I’ve only broken, destroyed, trashed, and blown up any number of vehicles, places and people that I take one look at John Wick and see it as a challenge.
So Mars, god of War?
Blow crap up?
Count me in.
Strangely enough, I went small for this one. Don’t ask me why I did. But there was still plenty of violence. Don’t worry about that. Because if I have any message in any of my books, it’s Orwell’s “People sleep peaceably in their beds at night only because rough men stand ready to do violence on their behalf.”
In my collection of various and sundry people I collect, I’ve known two women who were divorced, and under fairly odd and bizarre circumstances. How bizarre? Well, in one case, one had a husband who worked for a federal agency, and he thought he had leverage over her because he had made a sex tape of them without her knowledge…
Yes, because a federal employee has NOTHING to lose by releasing a sex tape online. Sigh. Yes. He was that stupid. He did exist. And he was one of those federal employees who carried a gun. (Which doesn’t say much given that even the Department of Education has a SWAT team– yes, really).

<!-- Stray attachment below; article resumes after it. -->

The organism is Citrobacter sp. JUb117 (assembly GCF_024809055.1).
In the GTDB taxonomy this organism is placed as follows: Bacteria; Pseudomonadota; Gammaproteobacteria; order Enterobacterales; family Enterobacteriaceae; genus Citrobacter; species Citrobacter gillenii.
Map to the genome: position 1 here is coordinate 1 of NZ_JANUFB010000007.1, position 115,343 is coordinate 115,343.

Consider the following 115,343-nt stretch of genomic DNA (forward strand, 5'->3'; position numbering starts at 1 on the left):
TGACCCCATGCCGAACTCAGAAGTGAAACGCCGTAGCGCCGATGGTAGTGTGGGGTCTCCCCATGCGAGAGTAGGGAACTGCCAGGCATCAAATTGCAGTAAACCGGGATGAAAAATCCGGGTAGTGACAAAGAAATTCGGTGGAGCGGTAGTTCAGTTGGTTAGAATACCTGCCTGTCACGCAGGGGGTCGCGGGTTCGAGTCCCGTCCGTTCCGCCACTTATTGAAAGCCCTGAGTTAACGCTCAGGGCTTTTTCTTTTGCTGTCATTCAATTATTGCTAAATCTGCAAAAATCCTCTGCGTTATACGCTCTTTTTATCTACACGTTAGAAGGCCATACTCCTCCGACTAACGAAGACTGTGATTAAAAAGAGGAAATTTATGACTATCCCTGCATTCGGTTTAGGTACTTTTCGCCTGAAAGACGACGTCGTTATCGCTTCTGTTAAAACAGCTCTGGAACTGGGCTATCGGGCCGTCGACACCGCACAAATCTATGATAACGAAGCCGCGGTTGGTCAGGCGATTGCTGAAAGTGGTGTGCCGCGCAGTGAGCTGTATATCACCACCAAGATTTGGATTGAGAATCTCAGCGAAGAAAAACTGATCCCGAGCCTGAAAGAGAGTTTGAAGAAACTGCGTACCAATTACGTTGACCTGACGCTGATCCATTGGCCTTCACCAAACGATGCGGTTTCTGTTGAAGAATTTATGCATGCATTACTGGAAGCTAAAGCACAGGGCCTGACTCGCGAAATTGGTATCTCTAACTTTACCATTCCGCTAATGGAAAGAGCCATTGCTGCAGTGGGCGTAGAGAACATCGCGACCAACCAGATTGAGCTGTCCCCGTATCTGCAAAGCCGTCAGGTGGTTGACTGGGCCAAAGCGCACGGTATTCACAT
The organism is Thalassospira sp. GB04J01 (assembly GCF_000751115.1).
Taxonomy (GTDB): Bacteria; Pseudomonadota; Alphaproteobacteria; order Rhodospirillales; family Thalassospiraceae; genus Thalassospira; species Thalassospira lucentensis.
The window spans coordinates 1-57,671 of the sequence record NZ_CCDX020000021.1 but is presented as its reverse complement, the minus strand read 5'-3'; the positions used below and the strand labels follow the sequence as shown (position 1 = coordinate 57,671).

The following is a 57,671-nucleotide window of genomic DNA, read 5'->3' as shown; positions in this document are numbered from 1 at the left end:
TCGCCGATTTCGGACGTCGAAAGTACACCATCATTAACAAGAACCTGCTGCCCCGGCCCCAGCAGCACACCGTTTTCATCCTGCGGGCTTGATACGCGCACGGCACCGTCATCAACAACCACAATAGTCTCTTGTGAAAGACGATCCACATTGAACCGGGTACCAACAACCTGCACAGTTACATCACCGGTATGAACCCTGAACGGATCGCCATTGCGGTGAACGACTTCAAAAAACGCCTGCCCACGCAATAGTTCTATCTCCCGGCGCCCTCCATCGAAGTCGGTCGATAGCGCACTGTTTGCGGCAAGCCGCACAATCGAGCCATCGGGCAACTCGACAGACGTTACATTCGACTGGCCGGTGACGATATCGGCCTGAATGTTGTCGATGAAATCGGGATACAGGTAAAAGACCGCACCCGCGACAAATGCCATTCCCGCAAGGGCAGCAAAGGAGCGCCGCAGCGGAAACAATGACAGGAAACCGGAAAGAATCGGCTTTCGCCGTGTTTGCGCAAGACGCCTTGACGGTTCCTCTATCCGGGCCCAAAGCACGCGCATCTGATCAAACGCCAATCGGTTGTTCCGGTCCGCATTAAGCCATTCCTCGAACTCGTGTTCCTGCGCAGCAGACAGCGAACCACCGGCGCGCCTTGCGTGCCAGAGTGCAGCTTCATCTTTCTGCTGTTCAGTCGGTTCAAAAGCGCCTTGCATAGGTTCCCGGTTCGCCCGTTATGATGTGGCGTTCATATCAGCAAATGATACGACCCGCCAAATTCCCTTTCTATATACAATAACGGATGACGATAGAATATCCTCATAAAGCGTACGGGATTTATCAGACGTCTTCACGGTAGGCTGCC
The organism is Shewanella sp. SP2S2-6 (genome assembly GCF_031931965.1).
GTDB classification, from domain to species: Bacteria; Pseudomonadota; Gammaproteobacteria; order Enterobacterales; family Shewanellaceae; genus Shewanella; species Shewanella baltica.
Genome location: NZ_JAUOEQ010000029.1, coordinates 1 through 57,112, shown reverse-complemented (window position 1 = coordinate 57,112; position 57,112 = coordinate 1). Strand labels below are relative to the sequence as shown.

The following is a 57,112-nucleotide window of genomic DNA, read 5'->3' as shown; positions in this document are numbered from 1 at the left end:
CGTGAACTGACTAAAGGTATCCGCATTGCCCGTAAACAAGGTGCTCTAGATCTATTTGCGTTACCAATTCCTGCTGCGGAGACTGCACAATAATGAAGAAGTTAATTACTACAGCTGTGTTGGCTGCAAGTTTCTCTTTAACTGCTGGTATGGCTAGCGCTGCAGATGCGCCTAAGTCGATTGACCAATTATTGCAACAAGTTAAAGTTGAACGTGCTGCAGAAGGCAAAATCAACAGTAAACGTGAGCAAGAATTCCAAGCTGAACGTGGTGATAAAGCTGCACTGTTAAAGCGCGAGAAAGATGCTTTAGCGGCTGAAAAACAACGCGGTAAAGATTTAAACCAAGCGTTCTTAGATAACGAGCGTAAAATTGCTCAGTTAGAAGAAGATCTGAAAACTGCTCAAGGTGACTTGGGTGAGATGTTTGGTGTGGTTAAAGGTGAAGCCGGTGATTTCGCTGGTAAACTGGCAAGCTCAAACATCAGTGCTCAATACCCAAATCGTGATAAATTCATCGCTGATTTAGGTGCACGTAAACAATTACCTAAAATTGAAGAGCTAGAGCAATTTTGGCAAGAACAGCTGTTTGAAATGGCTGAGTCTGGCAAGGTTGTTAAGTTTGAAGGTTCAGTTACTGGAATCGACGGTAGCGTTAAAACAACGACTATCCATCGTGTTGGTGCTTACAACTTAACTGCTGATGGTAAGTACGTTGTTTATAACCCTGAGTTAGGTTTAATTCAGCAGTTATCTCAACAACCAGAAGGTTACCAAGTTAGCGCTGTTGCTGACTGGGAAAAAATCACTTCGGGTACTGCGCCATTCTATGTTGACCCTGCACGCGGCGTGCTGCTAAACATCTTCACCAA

So I took this guy, made him psychotic as well as moronic, laying a trap for a fictional heroine who is actually modeled on a completely different woman.
Then I set it on Mars, in 2340, added cybernetic limbs, laser rifles, and a catchy tune to kill people to.
I added a main character designed to look at this situation and consider “How many different ways can I think of for this entire situation to go wrong?” His name is Paul Murphy, and he’s had some experience with this type of situation. There’s a reason one of his arms is cybernetic. It’s been years since he’s been in a good fight, and he misses it. So when his friend Carrie comes to him with her little problem, he comes up with a plan when everything goes to hell.
And then everything goes to hell.
But Paul has a plan in his mind and a song in his heart.
And the song is March of Cambreadth.
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